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How Adam Wainwright Revitalized His Career

Amidst Cardinals players hitting the IL left and right, Adam Wainwright has affirmed his place squarely as the Cards #2 starter. This development, and trust by the St. Louis front office, is critical for the Redbirds winning ballgames down the line. Wainwright looked like he might've ended his career in 2017 after multiple injuries and an ERA over 5.00, but his competitiveness kept him going and this late resurgence is quite the spectacle for the almost 40-year-old. As of July 28, Wainwright holds a 3.51 ERA, 3.92 FIP, and a 16.5 K-BB% while being a lock in the Cardinals rotation. He has not given up more than 4 runs since May 15 in San Diego and is frequently working into and beyond the 6th inning, which is much needed for the thin St. Louis bullpen.

How has Waino succeeded this year? He's trusting his pitch mix and commanding the zone like he once had earlier in his career. The biggest change for Wainwright was after his horrendous 2017 season, when he spiked his curveball usage in place of his 4-seam fastball. Since that change, Wainwright has only gotten better as he is learning how to adapt to being a curveball-first pitcher. While he is still throwing a plethora of fastball pitches (sinker, cutter, and 4-seam), the reliance on the curveball is what is defining Adam Wainwright.

Pitch Type

2017 Usage%

2018 Usage%

4-Seam Fastball

19.2%

9.1%

Sinker

26.7%

26.8%

Cutter

23.5%

21.0%

Curveball

26.1%

35.8%

Changeup

4.1%

5.7%

As seen above, Wainwright increases the use of his curveball by about 10% while dropping his 4-seam usage by about 10% as well. Wainwright's curveball has always been his best pitch and digging deeper with it was critical for prolonging his career. Rather than using his fastball in 0-0 counts, which had a .385 wOBA against it in 2017, he was able to use his curveball alongside the cutter and sinker. Being able to throw the curveball both as a strike pitch and as a put-away pitch unlocked new skills for Wainwright, who appeared to be on the decline in his late thirties. Unfortunately, the baseball world only got a glimpse of this reinvented Wainwright, who had elbow problems throughout the year and was limited to 40.1 IP.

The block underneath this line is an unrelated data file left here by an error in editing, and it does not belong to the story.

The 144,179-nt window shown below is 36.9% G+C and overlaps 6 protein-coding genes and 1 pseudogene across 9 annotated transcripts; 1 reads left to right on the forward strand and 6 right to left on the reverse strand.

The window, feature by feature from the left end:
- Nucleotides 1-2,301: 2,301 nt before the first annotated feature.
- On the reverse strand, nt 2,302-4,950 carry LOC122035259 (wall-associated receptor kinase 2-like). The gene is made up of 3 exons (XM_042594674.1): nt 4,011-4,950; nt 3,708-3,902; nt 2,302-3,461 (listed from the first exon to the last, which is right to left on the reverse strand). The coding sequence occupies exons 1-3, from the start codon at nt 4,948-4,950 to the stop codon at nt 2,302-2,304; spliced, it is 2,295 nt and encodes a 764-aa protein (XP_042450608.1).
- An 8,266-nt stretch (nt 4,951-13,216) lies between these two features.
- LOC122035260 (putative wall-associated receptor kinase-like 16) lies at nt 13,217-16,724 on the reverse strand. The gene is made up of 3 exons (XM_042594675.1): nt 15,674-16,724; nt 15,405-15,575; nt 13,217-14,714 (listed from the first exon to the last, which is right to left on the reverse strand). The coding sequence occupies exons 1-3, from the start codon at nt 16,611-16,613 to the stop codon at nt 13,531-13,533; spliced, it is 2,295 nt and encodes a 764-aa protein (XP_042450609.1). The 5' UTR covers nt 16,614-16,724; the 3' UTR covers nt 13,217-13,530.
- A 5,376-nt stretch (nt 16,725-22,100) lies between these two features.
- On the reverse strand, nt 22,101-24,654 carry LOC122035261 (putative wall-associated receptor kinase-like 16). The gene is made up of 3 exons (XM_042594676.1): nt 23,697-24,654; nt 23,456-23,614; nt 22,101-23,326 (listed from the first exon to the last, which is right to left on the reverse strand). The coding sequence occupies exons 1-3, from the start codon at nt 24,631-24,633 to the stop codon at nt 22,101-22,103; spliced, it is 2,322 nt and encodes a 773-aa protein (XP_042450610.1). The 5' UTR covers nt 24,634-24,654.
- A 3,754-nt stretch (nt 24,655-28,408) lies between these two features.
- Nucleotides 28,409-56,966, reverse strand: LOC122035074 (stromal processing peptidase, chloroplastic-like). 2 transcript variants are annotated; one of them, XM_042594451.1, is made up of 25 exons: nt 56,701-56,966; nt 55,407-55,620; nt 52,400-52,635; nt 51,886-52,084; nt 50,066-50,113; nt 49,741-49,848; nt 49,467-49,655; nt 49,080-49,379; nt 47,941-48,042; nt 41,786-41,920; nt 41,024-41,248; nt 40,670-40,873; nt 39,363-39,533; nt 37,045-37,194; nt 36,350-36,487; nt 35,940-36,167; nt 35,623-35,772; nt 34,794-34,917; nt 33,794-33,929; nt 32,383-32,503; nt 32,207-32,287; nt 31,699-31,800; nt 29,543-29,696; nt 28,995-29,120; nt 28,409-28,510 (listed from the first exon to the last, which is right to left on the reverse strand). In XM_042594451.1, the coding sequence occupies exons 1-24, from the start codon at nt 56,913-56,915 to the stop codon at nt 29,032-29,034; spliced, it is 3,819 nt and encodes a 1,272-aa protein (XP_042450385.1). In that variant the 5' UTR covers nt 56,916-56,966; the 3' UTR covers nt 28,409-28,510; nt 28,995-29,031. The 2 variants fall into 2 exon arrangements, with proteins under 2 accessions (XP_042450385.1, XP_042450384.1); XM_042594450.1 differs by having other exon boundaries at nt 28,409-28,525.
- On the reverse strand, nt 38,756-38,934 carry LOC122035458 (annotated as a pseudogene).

With 2018 being injury shortened, Wainwright did not have a full sample size to see if this new curveball usage would work. This led to Wainwright using a similar pitch mix in 2019, which resulted in more success than anyone anticipated. In 171.2 IP, Waino pitched to a 4.19 ERA, 4.36 FIP, and 20.5% K-rate, proving that he had more left in the tank. The 20.5% K-rate was a blast from the past for Wainwright, who had not been above the 20% mark since 2013, when he finished 2nd in NL Cy Young voting. While a 20.5% is nothing to write home about for most pitchers, it is passable for a groundball pitcher like Wainwright. The intense use of the curveball was able to keep hitters off balance and induce more soft contact than previous seasons.

Despite Wainwright's stuff returning to a version of his former All-Star self, Wainwright's shortcomings in 2019 were in his command. A pitcher can lose command as they age or are coming off an arm injury, and Wainwright was dealing with both in 2019 and the few years before. From the start of his career to 2015, Wainwright had a career walk-rate of 5.7%. From 2016 to 2019, it jumped up to 7.5%. His 8.6% walk-rate in 2019 was just about league average, which is not sufficient enough for a pitcher who is not reliant on strikeouts to get outs.

Wainwright now established a pitch mix and strategy that could succeed, he just needed to refine it. Refining a skillset is usually left to younger pitchers who are still finding themselves in the majors and have multiple years of development ahead of them, but it was critical for Waino as he had to redefine himself. And that's exactly what he did. In the shortened 2020 season, Wainwright was outstanding with a 3.15 ERA, 4.11 FIP, and a 14.9% K-BB%. While the 4.11 FIP suggests Wainwright was outperforming his peripheral stats, that is the result of the increase of HRs hit against him. His 14.9 K-BB% number jumped up 3% from 2019 as Wainwright figured out how to command his new pitch mix. While maintaining a 20% K-rate, he dropped his BB-rate 3% to a stellar 5.7%. Wainwright's cutter and curveball command was night and day between 2019 and 2020.